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CoC | Chain of Custody

March 26, 2017

Found on Duke University Law's online glossary, Chain of Evidence Sequencing  follows this order: identification and collection; analysis; storage; preservation; transportation; presentation in court; return to owner. The chain of evidence shows: who obtained the evidence; where and when the evidence was obtained; who secured the evidence; who had control or possession of the evidence. 

 

So why do we see so many evidence bags, both plastic and kraft (grocery like) used at crime scenes and hear of a Detective saying, the evidence has their mark?  Why are they important?

 

A strong criminal prosecution and  defense will rely heavily on the CoC of evidence.  For example, police respond to a 911 call for a domestic disturbance.  Upon arrival they find one victim DOA (dead on arrival) a possible murder weapon, in this case a knife and blood pooling around the body.  Depending on the size of the department, Detectives and CSI (Crime Scene Investigators) are dispatched.  The Detective is going to attempt to piece together the actions that took place leading up to and immediately following the death of the victim to include other persons in the home, weapons, history of the family, prior police calls, etc.  With so much information to pour through and the possibility of so many "hands" on deck it would be very easy to smear or rub off fingerprints, disturb the victim's body, step on and smear the bloody footprint of the probable assailant among others.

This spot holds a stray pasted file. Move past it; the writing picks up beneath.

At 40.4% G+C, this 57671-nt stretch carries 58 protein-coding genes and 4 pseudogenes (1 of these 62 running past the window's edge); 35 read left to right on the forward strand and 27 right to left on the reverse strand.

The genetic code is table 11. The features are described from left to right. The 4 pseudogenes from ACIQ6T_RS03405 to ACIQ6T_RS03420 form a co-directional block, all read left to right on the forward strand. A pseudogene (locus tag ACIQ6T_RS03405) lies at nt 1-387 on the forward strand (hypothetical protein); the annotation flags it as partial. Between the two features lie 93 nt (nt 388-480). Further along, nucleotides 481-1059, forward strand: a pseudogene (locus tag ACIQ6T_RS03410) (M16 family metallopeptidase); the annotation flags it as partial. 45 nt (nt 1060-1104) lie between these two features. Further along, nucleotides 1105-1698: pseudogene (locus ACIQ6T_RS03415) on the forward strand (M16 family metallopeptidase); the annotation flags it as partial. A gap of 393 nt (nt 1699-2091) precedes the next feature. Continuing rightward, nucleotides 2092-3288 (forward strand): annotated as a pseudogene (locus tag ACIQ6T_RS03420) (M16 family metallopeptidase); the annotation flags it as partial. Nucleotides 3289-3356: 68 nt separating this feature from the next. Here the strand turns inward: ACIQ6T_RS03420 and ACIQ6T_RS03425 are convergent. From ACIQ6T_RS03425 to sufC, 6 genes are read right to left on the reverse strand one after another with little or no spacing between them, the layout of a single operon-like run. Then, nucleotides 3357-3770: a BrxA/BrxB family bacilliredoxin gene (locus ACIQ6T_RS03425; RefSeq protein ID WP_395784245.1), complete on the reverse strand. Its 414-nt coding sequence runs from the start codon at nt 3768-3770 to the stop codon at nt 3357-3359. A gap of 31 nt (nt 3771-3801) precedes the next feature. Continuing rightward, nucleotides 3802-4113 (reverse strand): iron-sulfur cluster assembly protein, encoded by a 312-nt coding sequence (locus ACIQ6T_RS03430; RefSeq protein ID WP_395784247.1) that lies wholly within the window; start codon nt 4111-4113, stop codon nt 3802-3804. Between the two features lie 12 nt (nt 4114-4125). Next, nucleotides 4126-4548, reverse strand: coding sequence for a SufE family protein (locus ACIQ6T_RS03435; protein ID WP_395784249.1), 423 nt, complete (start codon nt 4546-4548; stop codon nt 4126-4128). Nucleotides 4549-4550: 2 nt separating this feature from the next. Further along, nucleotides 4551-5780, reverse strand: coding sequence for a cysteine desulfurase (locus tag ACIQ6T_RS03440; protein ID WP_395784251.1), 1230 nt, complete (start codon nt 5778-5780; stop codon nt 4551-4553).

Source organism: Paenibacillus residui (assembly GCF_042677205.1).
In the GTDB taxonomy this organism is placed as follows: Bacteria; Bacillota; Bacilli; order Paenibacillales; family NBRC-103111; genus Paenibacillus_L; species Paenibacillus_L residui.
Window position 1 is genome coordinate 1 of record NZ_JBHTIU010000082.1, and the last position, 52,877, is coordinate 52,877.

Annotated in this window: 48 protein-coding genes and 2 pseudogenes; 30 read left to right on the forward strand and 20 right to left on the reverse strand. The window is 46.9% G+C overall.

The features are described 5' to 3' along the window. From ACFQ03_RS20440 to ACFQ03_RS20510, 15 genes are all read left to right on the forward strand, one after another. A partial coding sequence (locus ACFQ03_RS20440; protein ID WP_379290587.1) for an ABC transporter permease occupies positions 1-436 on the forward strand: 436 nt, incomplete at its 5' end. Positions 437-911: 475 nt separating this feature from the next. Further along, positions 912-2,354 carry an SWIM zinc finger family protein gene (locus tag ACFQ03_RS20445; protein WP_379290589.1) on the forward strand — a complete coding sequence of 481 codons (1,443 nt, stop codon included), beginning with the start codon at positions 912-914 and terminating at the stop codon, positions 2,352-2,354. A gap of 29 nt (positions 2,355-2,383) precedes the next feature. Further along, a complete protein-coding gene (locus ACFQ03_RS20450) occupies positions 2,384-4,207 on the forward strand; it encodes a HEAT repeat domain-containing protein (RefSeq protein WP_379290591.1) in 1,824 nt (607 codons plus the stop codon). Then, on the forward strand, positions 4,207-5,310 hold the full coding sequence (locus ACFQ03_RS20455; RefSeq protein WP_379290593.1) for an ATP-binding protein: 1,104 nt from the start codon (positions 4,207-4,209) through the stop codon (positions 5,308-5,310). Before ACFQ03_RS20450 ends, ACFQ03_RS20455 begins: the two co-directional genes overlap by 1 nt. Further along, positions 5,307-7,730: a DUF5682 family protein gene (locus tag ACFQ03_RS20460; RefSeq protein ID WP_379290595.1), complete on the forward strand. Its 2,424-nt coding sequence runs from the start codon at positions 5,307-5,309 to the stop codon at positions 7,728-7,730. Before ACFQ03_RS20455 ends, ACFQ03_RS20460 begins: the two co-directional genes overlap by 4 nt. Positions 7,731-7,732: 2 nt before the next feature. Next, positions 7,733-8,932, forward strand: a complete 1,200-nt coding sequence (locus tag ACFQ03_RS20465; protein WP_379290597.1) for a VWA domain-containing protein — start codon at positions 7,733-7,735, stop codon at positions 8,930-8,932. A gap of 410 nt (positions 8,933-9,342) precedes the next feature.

There must be a CoC on all evidence to allow proper receipt (tagging) to include date, time, charges, and names before the evidence is sent to be studied.  The evidence should have a CoC for every person, date and hour of the day from the time the evidence is collected to closure of criminal case and return of property.  If there is not an "unbroken" chain of evidence, it can be suppressed and not admitted.The Detective will confer with the ME (Medical Examiner) to determine exact cause of death.  If the ruling is a stabbing by a 6" serrated blade then the knife that was found at the scene will be compared to the findings.  If there are smeared prints on the knife because it was mishandled or "cleaned" then that eliminates one certainty a.k.a. puzzle piece.  A clean CoC will show who handled and possibly smeared the evidence or when the knife in custody was misplaced.  Who misplaced it?  Who had it last?  What were they doing with it?  This error has provided the Defense to call for Evidence Suppression or Exclusion which means no knife can be admitted in the case.

 Forensic Science Lecture, Keith Murray, March 2011

 

If there are no discernable clear prints on the knife which caused the death, then the Detective can focus on the perpetrator having worn gloves which might indicate aforethought - pre-meditation versus a fit of anger and subsequent level of charge(s). 

 

 

The Detective takes all of the puzzle pieces and fits them together to provide the prosecution (District Attorney) the tools to pursue justice for the victim and the community, an accurate CoC is an essential part of the puzzle.

 

A great source of information for evidence collection, processing and return is provided at http://dofs-gbi.georgia.gov/evidence-submissions Georgia Bureau of Investigations, Departments of Forensic Sciences.  Also for reference, click to download the old evidence submission form to the GBI.

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